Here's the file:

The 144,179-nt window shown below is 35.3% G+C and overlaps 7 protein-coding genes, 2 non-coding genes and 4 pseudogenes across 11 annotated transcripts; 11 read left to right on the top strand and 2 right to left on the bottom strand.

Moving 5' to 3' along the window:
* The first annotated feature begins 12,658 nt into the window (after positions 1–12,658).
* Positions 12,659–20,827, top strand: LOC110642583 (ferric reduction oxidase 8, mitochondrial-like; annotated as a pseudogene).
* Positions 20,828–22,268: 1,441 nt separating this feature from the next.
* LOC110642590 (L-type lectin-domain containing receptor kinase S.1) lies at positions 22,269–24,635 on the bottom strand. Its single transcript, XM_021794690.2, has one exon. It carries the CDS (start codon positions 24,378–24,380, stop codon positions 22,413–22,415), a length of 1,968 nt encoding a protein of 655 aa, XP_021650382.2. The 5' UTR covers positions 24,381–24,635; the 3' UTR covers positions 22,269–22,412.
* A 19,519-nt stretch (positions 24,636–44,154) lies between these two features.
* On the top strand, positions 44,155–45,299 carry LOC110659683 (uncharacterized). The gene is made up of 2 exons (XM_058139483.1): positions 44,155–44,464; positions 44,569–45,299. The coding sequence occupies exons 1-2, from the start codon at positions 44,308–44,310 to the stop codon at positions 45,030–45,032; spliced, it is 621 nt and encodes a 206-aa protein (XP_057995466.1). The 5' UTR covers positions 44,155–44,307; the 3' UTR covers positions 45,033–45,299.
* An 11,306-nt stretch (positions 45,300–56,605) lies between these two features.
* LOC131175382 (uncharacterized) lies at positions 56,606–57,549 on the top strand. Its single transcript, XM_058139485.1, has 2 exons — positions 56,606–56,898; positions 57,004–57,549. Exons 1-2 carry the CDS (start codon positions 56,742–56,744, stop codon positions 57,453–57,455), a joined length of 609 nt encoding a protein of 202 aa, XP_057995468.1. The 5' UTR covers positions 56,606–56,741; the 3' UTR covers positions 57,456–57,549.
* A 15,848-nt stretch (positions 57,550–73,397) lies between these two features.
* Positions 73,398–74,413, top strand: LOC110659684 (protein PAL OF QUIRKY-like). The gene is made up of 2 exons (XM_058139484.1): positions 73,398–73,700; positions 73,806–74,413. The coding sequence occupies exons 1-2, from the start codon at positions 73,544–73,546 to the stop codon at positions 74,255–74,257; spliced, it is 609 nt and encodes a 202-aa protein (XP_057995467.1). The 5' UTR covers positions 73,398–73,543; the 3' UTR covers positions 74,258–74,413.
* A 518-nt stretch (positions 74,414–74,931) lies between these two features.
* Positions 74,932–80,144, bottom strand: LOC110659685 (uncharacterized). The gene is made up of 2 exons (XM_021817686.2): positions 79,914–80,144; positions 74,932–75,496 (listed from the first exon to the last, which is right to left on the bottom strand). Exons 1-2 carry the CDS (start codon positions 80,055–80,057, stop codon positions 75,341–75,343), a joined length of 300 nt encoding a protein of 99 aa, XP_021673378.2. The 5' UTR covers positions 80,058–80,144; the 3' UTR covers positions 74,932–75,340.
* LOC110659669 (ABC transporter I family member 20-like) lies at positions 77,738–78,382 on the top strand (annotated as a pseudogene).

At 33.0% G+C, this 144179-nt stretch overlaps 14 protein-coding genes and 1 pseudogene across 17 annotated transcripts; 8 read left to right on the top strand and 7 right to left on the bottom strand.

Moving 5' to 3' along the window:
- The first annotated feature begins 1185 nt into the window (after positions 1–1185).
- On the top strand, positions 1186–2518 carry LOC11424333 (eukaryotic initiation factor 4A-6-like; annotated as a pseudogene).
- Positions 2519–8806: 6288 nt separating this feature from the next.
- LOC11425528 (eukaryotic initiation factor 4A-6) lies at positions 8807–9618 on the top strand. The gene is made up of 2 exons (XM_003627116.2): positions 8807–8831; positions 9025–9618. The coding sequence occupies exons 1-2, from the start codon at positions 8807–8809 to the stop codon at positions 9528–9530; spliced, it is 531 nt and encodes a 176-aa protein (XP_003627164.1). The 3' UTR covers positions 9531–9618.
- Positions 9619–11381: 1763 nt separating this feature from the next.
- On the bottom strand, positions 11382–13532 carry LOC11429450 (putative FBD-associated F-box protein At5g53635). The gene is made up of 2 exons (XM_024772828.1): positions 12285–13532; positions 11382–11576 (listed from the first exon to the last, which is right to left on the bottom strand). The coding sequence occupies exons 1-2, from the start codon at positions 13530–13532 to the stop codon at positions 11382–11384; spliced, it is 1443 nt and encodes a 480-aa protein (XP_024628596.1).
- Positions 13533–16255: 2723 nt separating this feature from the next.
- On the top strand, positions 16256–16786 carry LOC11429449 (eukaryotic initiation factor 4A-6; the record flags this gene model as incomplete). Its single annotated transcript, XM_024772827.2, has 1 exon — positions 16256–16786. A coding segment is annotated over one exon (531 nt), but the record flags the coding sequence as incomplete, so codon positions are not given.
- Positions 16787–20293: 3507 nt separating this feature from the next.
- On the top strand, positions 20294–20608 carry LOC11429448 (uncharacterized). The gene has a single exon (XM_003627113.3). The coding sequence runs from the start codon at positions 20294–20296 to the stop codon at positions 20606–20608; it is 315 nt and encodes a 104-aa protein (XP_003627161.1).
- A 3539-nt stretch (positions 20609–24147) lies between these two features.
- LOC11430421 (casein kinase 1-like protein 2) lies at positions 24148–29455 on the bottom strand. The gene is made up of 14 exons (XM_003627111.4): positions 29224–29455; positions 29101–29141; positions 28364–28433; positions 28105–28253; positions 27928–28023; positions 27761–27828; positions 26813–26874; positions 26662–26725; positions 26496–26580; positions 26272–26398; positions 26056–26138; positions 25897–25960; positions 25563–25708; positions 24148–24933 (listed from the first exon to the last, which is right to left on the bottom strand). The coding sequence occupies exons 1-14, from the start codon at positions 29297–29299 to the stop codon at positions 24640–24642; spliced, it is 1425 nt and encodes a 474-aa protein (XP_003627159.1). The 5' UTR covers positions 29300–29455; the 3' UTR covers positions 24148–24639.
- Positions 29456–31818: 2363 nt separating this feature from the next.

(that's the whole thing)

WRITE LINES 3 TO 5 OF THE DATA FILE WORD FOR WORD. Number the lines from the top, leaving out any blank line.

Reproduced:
* The first annotated feature begins 12,658 nt into the window (after positions 1–12,658).
* Positions 12,659–20,827, top strand: LOC110642583 (ferric reduction oxidase 8, mitochondrial-like; annotated as a pseudogene).
* Positions 20,828–22,268: 1,441 nt separating this feature from the next.